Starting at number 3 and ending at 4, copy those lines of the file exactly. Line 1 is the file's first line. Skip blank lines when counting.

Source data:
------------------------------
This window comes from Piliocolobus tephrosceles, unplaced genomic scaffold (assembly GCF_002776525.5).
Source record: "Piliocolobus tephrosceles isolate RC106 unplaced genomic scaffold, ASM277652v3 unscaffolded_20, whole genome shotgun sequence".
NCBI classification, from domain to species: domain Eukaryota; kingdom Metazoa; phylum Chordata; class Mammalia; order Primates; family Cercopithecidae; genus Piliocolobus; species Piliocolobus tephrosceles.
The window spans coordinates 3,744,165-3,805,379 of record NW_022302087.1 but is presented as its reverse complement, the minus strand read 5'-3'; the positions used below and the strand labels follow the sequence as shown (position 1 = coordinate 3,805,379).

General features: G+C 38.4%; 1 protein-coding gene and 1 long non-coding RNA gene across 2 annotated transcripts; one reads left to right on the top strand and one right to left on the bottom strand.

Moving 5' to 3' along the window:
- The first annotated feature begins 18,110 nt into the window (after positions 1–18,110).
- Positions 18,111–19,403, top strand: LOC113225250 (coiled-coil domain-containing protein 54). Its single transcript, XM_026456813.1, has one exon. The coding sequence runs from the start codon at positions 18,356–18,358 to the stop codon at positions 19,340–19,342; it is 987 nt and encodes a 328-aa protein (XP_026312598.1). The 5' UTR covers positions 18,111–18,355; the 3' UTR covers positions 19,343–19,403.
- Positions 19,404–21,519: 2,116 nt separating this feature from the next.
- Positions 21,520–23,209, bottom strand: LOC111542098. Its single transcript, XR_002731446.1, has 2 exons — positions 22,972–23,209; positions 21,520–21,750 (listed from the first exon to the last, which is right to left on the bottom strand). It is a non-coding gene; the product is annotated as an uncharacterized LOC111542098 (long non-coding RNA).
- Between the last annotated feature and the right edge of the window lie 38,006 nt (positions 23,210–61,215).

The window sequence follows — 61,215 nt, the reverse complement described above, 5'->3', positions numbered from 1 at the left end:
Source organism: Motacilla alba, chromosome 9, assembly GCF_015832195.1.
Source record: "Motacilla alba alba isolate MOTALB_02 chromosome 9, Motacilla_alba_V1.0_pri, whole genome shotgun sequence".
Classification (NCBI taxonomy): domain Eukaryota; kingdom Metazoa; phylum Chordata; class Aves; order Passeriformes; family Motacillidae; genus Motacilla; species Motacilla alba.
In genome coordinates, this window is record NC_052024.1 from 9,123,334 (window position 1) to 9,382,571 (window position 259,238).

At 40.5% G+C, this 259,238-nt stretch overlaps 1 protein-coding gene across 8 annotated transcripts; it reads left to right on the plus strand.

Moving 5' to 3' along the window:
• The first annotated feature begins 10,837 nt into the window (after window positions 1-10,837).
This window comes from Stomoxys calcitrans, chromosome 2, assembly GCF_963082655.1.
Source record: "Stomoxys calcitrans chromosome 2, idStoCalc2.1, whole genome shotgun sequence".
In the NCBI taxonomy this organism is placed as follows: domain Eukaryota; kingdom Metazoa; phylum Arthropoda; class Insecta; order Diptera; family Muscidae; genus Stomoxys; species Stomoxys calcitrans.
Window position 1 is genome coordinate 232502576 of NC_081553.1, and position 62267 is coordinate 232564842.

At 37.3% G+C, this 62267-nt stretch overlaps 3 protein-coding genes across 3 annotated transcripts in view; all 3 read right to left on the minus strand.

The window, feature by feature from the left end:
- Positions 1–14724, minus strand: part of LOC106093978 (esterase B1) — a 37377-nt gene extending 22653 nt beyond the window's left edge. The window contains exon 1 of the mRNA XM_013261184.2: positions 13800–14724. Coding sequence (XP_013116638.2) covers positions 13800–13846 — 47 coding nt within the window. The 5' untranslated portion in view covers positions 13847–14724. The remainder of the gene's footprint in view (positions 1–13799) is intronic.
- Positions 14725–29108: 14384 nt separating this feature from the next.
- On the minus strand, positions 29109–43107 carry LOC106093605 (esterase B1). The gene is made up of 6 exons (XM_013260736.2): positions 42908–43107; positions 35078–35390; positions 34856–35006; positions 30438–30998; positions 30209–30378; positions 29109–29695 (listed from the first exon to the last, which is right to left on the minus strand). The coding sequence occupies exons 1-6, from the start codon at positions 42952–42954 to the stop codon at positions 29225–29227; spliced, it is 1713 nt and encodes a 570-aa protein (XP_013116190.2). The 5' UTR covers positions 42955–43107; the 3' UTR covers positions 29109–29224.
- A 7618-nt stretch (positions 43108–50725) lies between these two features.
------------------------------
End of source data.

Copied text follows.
NCBI classification, from domain to species: domain Eukaryota; kingdom Metazoa; phylum Chordata; class Mammalia; order Primates; family Cercopithecidae; genus Piliocolobus; species Piliocolobus tephrosceles.
The window spans coordinates 3,744,165-3,805,379 of record NW_022302087.1 but is presented as its reverse complement, the minus strand read 5'-3'; the positions used below and the strand labels follow the sequence as shown (position 1 = coordinate 3,805,379).